One of the most annoying weeds in the garden is the common stinging nettle. Anyone who has ever been unlucky enough to be stung by one of these knows how itchy and annoying the resulting area of skin becomes, plus it doesn’t take more than a slight brush against a nettle to cause a sting, even though many items of thinner clothing. Usually, we look around for the nearest dock leaf in order to rub the affected area and hopefully reduce the soreness, meanwhile cursing the offending weed for all we are worth. The stings are caused by brushing against the fine hairs that are under the leaves and on the stems of the nettles themselves. In fact, if you grasp a nettle firmly with the hairs following their natural direction you don’t actually get stung at all, it is only when brushed against the direction they grow in that you will be stung.
One of my worst memories from my young childhood was when my older sister had her friend round to play for the afternoon. Both of them being five years older than me I was, of course, the smallest, so I happily accepted the friend’s offer of a ride on her shoulders through the small area of woodland on our property. We headed towards an overgrown quarry that was also located on our land, but unfortunately for me, the friend tripped over a tree root, I catapulted off her shoulders and face-first into a huge patch of stinging nettles. I howled and they panicked, rushed me back to the house making me promise not to tell Mum, in return for which they would read me a story. Having smuggled me up to the bedroom they kept their end of the bargain, and I kept mine by never telling tales on them, but after this, I never had a great fondness for nettles, that is until a few years back when I discovered they can make excellent free plant food.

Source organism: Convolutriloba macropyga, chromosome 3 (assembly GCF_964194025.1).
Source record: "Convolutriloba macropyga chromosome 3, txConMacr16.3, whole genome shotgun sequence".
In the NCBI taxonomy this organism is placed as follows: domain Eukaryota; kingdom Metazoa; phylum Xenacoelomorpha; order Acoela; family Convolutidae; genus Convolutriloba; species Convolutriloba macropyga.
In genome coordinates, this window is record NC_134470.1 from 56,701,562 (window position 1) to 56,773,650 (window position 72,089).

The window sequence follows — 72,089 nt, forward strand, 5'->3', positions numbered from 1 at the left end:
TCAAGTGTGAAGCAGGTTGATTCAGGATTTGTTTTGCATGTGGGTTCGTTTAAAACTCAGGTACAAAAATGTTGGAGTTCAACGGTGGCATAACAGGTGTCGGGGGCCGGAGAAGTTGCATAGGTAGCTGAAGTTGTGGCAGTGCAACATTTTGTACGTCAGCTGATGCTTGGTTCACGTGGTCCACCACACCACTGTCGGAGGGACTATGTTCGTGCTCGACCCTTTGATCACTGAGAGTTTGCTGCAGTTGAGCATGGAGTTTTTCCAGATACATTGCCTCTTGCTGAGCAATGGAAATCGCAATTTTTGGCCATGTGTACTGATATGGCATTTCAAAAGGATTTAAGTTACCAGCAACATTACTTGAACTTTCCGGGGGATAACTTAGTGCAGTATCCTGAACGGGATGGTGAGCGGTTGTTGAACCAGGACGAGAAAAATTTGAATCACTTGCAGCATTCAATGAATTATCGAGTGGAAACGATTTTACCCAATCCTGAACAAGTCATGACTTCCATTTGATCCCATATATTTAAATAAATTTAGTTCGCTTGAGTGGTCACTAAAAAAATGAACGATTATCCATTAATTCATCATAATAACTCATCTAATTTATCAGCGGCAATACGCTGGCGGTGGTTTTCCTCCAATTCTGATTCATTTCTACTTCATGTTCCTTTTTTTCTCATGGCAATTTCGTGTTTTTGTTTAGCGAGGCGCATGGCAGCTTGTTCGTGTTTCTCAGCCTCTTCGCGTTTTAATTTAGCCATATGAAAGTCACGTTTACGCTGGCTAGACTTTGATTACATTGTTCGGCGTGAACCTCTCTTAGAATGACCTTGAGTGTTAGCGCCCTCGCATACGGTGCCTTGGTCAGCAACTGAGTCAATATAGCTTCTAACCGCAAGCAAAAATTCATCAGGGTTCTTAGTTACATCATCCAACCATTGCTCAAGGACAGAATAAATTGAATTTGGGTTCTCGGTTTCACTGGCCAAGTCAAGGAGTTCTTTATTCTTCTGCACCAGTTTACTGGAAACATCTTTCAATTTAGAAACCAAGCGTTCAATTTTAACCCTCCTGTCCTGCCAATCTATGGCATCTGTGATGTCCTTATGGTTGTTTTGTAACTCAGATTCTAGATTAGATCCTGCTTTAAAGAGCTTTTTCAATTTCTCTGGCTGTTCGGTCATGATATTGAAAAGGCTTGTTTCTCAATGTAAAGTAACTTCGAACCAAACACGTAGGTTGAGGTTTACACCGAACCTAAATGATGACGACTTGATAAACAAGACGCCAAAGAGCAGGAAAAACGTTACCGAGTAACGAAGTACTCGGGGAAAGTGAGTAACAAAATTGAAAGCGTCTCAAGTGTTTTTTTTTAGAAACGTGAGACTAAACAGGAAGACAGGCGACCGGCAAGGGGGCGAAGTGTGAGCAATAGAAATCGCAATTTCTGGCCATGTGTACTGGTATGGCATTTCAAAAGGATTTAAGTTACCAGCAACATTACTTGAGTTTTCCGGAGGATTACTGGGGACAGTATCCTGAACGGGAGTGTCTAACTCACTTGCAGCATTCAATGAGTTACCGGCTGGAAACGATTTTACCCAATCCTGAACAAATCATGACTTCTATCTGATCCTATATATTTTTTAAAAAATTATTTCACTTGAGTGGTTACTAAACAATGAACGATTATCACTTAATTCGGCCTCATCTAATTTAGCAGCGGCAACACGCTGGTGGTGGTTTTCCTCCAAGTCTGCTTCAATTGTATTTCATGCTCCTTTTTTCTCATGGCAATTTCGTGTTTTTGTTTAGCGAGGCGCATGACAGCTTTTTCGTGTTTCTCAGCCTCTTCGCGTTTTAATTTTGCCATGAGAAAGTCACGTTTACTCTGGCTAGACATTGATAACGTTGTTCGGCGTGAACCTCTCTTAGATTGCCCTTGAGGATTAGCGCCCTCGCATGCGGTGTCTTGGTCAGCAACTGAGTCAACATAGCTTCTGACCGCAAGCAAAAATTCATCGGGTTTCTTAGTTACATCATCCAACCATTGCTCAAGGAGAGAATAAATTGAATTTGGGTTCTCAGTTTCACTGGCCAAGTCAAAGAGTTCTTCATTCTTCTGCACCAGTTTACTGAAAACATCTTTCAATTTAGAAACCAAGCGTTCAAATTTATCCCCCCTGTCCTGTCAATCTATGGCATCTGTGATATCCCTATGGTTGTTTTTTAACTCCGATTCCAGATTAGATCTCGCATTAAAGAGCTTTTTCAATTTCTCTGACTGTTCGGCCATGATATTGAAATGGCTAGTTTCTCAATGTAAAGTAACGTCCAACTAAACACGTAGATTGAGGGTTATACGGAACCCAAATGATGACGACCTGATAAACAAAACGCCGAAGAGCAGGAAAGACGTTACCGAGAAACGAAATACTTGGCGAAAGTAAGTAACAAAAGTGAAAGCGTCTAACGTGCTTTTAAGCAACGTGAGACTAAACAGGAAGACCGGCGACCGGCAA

What You Will Need.
A large bucket and a lid or cover for it.
A Heavy Stone or similar.
How to Make the Nettle Plant Food.
Start in Spring (ideally before the nettles have flowered).
Firstly crush or bruise your nettles by whatever means necessary to avoid being stung by them. This could be by stamping on them on a hard surface, chopping at them with a strimmer, running over them with a lawnmower fitted with a grassbox, crushing them in your hands whilst wearing thick gardening gloves or simply by placing them in the bucket and using the handle of a broom, a flat-ended sawn-off branch or similar to act as a pestle in much the same way as you would grind herbs in a pestle and mortar. Make sure there are plenty of nettles packed tightly into the bucket.
Place your heavy stone on top of the nettles.
Add sufficient water to cover over the contents of the bucket and place the lid on top.
Leave in a corner of the garden away from the house (to avoid the resulting odor and the flies this attracts) for about four weeks, or until the liquid part of the mixture is the color of tea.
When you wish to use the plant food simply drain off what you need and dilute with fresh water at a rate of 1 part nettle plant food to approximately 8-10 parts water.
Up until Winter continue to top up your bucket with fresh nettles and water, or alternatively keep two buckets brewing, and when you are ready to use one, drain the useful liquid off into another container and throw the nettles on to your compost heap. You can then set this empty bucket up again, and meanwhile, use up the liquid you drained off. When the liquid is gone then use the mixture from your second bucket, set up that bucket again, and so on, alternating between batches.
Nettle plant food is high in nitrogen, as well as sulphur, magnesium, iron, etc. This makes it ideal for plants such as lettuce, cabbage, tomatoes, flowers, lawns, houseplants, etc